When companies fail to live up to their promises, are hard to contact and hard to get compensation from, it should come as no surprise that its customers will rise up and revolt in as public a manner as possible, with Vodafone’s Vodafailure in stopping the Vodafail site and class action a portentous corporate omen.
Remember when Optus had its network problems in 2008 following the introduction of the iPhone 3G in Australia? Sure, we all do, but fast forward a couple of years, and not only is Vodafone going through the same seeming issue, but is facing far more heat than Optus ever felt.
This is evident through the creation of the Vodafail.com website by Vodafone customer Adam Brimo, sick to death of the poor service he claims to have received, with plenty of presumed Vodafone customers likewise listing their beefs with Vodafone at the Vodafail site.
The Vodafail site makes for some interest reading, and makes me wonder how soon it will be before we see variants of Hellstra, Droptus, Virgin Slowbile, Notsoamaysim, Flee Mobile complaint sites starting up to report the same kind of issues, followed by similar sites for other corporations in Australia, whether those issues are real or not?
For example, with NAB Bank’s recent chaos, some clever wit could have a site named something like nab-means-not-a-bank to complain over NAB’s banking problems, or just continue with the Vodafail nomenclature, such as nabfail, whichbankfail, Govfail, powersellofffail, NBNfail or plenty of others.
It is also evident through the creation of a class-action lawsuit from firm Piper Alderman, and while some have claimed this is simply a way for Piper Alderman to drum up some publicity and new business, it’s interesting to note that Optus never suffered the same fate despite having some pretty peeved customers in 2008.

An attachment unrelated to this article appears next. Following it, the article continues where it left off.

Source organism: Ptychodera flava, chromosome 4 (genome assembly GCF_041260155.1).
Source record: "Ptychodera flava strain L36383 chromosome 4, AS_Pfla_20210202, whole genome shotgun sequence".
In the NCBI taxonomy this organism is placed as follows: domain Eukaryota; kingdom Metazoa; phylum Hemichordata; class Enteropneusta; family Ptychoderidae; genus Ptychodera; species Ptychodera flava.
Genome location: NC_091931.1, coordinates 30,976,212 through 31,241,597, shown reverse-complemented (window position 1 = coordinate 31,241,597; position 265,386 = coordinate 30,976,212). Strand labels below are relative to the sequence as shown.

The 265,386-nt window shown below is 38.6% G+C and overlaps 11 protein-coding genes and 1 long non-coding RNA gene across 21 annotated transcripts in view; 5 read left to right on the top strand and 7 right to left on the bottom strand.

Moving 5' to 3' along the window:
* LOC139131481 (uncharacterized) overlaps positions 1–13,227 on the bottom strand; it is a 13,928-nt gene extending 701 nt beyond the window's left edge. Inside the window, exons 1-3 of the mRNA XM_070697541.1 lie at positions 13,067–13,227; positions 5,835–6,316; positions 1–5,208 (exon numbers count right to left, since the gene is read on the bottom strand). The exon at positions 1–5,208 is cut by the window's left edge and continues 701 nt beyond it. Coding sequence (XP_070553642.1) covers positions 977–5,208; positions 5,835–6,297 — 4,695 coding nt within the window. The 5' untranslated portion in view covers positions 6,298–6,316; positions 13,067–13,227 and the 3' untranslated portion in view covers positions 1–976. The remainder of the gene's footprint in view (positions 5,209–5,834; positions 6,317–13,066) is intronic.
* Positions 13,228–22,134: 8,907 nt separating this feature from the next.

Piper Alderman’s “Vodafone” class-action page says: “Calls dropping out, reception issues, poor data performance – this is not what Vodafone customers signed up for. Vodafone, however, has continued to charge customers on its mobile plans, without providing the service it promised.
“Customers who signed up with Vodafone over the last three years may be entitled to compensation if they were misled into signing contracts or if Vodafone did not live up to its end of the bargain.”
“We are investigating a class action against Vodafone to recover losses suffered by its customers over the last three years, plus interest.
“If you are one of these customers, register your interest in joining the class action by clicking here. There will be nothing to pay unless you successfully recover compensation”, which is where the appeal to join Piper Alderman’s class-action ends.
Perhaps Vodafone could set up a classactionfail website in response… or more positively, a Vodasuccess site showing exactly where Voda is having problems, what it’s doing to fix them, realistic time frames for solutions and realistic compensation for those affected – although it shouldn’t take the threat of a class-action lawsuit for this to happen. Whatever happened, oh corporate world, to honesty and transparency?
Depending on how successful the class-action ends up, it would come as no surprise to see more end-users and customers of major corporates taking matters into their own legal hands, joined with the hands of others, as consumers use their power to demand action on the delivery of quality service, and end to rip-offs and a restoration of actual, real and prompt customer service!